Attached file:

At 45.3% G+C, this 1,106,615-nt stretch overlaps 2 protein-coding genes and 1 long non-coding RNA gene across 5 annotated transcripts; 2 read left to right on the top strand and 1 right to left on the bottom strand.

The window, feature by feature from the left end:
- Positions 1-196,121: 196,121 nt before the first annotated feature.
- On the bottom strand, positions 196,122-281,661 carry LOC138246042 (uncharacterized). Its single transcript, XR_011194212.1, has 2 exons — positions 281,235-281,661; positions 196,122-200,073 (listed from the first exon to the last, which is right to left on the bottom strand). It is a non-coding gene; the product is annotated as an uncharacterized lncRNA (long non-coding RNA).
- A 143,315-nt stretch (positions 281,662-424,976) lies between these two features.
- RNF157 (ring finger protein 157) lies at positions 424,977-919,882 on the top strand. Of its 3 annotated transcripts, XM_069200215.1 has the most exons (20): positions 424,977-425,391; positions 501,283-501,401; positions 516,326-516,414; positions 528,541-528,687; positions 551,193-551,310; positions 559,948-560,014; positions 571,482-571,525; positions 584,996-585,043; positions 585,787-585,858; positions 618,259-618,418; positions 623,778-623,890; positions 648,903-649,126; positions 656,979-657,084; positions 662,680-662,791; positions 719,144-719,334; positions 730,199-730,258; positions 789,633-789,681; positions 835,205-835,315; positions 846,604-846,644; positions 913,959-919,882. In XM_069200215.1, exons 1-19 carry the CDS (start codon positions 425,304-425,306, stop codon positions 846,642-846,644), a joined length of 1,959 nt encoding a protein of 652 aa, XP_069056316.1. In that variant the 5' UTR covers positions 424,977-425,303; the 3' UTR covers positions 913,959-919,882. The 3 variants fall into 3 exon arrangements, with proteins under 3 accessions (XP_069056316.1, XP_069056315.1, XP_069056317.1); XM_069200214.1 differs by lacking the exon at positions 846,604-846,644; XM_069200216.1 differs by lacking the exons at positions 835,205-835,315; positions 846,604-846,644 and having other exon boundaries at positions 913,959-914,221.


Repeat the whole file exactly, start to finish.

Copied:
At 45.3% G+C, this 1,106,615-nt stretch overlaps 2 protein-coding genes and 1 long non-coding RNA gene across 5 annotated transcripts; 2 read left to right on the top strand and 1 right to left on the bottom strand.

The window, feature by feature from the left end:
- Positions 1-196,121: 196,121 nt before the first annotated feature.
- On the bottom strand, positions 196,122-281,661 carry LOC138246042 (uncharacterized). Its single transcript, XR_011194212.1, has 2 exons — positions 281,235-281,661; positions 196,122-200,073 (listed from the first exon to the last, which is right to left on the bottom strand). It is a non-coding gene; the product is annotated as an uncharacterized lncRNA (long non-coding RNA).
- A 143,315-nt stretch (positions 281,662-424,976) lies between these two features.
- RNF157 (ring finger protein 157) lies at positions 424,977-919,882 on the top strand. Of its 3 annotated transcripts, XM_069200215.1 has the most exons (20): positions 424,977-425,391; positions 501,283-501,401; positions 516,326-516,414; positions 528,541-528,687; positions 551,193-551,310; positions 559,948-560,014; positions 571,482-571,525; positions 584,996-585,043; positions 585,787-585,858; positions 618,259-618,418; positions 623,778-623,890; positions 648,903-649,126; positions 656,979-657,084; positions 662,680-662,791; positions 719,144-719,334; positions 730,199-730,258; positions 789,633-789,681; positions 835,205-835,315; positions 846,604-846,644; positions 913,959-919,882. In XM_069200215.1, exons 1-19 carry the CDS (start codon positions 425,304-425,306, stop codon positions 846,642-846,644), a joined length of 1,959 nt encoding a protein of 652 aa, XP_069056316.1. In that variant the 5' UTR covers positions 424,977-425,303; the 3' UTR covers positions 913,959-919,882. The 3 variants fall into 3 exon arrangements, with proteins under 3 accessions (XP_069056316.1, XP_069056315.1, XP_069056317.1); XM_069200214.1 differs by lacking the exon at positions 846,604-846,644; XM_069200216.1 differs by lacking the exons at positions 835,205-835,315; positions 846,604-846,644 and having other exon boundaries at positions 913,959-914,221.